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picture credits: Adam Tayloe

James Carroll talks about life in King Sloth

When you hear the word ‘emo’, what’s the first thing that comes to mind? Scrawny guys with dyed black hair in the tightest pair of women’s jeans they could find in Primark? Or do you think of the shoe-gazing indie bands of the 90s whose name has been tarnished by ignorance and ill characterisation of their genres

seeing a revival, and I am more than glad to say that the real ‘emo’ genre is one of them. My good friend James Carroll is no exception to this revival, playing a beautiful yet sorrow filled style of music in the vein of bands such as Cap’n Jazz, American Football and Sunny Day Real Estate with his own edgy

title? If it happens to be the former then it’s high time you broadened your horizons, we’re living in an age where all sorts of things are

twist thrown in the mix. Although his first EP under his eponymous moniker only came out in July this year, James is no stranger to the


music man musical world, having a multitude of previous projects under his belt which were highly successful in his home town. Additionally he occasionally releases purely electronic tracks under the moniker ‘EyE’, for which a music video was developed only a few weeks ago. I couldn’t even tell you when I first met James, but he’s been a close friend for a number of years now from when we both lived in Sunderland up North. We met up at Angelica on top of the Trinity centre where he was kind enough to give an interview speaking about his previous endeavours, how they’ve affected the work he makes today, and the future. First off, tell us a little bit about yourself, just who is James Carroll? “James Carroll.. James is a 19 year old student from Sunderland living in Leeds, performing songs under his own name. I used to play in a couple of bands (King Sloth, Liars Lie) back home, a bit of indie/alternative with a few Math Rock influences.” How come you’re a solo act nowadays? “Moving to uni had a big impact, as it was too hard to keep up, ended up being a bit too stressful.”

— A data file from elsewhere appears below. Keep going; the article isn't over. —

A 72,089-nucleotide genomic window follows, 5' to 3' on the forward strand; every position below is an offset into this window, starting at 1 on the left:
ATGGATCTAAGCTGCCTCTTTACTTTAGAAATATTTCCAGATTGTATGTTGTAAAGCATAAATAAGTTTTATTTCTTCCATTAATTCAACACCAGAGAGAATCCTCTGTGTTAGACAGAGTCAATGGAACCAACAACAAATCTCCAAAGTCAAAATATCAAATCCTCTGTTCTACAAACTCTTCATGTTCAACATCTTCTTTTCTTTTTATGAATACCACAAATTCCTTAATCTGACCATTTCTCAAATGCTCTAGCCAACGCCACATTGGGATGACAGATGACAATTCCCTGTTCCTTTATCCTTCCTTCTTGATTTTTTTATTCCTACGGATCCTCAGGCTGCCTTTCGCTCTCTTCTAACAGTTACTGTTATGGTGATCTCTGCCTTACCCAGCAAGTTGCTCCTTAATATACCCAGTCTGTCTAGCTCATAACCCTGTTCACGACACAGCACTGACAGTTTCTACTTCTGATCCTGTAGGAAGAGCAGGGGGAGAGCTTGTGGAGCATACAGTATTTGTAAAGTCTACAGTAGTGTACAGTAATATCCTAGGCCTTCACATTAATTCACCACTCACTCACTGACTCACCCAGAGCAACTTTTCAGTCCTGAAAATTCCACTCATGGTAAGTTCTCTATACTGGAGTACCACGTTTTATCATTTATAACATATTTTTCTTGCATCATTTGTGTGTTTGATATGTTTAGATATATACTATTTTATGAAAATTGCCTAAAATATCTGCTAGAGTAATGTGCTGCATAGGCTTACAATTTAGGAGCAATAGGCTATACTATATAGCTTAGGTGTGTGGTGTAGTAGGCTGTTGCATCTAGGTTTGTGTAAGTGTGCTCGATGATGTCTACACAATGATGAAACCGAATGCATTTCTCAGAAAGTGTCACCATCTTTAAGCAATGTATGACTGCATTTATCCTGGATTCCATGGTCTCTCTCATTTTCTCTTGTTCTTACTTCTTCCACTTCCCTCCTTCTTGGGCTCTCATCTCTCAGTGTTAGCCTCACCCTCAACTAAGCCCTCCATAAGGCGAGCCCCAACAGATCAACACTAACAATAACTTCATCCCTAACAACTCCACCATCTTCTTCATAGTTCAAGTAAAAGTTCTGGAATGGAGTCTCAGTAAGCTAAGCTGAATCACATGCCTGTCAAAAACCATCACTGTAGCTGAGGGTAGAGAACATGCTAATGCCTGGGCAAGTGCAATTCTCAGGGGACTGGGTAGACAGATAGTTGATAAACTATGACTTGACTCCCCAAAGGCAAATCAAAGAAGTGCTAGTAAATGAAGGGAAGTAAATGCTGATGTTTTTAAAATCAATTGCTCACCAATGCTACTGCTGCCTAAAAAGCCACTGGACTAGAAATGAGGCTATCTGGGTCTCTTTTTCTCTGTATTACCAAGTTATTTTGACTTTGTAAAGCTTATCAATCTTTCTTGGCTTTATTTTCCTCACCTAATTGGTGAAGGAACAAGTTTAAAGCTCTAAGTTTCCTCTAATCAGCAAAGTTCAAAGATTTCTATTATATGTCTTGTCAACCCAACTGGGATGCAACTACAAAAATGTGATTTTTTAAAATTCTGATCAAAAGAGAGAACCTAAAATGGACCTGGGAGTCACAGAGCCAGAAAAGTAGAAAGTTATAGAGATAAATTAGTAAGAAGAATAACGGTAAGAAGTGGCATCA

Have any traits from your former bands managed to slither through into your solo work? “Yes, my work in Liars Lie influenced the acoustic work I do now a lot, you could say it’s an electronic, more emotional extension of the band. Working outside of a collective has produced more direct and honest music from me.” How does it compare to your previous endeavours? “It’s lonelier, but in a weird way more enjoyable, I don’t have to rely on anyone and for the most part works.” How about your time in King Sloth, do you think that’s affected your work as a solo musician? “It was more like a bit of fun to be honest, wasn’t anything serious, I was just drumming for them really. I wouldn’t say anything has really came from it but that’s not to say I didn’t enjoy it, it was fun.” So, tell me about what you do now, you released your first solo EP in July, how did people respond? “More than I expected, I managed to sell all of the copies at my launch which was a pleasant surprise!” How does that compare to the sales from your time in King Sloth and

‘It’s high time you broadened your horizons’

Liars Lie? “We managed to get rid of most of the physical copies but I have to say it took a long time, definitely not in a single launch show. I feel like I was more determined with my solo record. I bet that was pleasing! Is it a little early to ask when any new material will surface? “I have a release planned for November time, there’s a few songs in the pipe line anyway. The new material is more stripped back, focusing more on the acoustic aspect rather than the electronic.” That’s fast! Do you think there’ll be another release show for that with physical copies again? “Could be, I’d have to have a good think about it, depending on who could play too.”


Adam taylor  

course magazine

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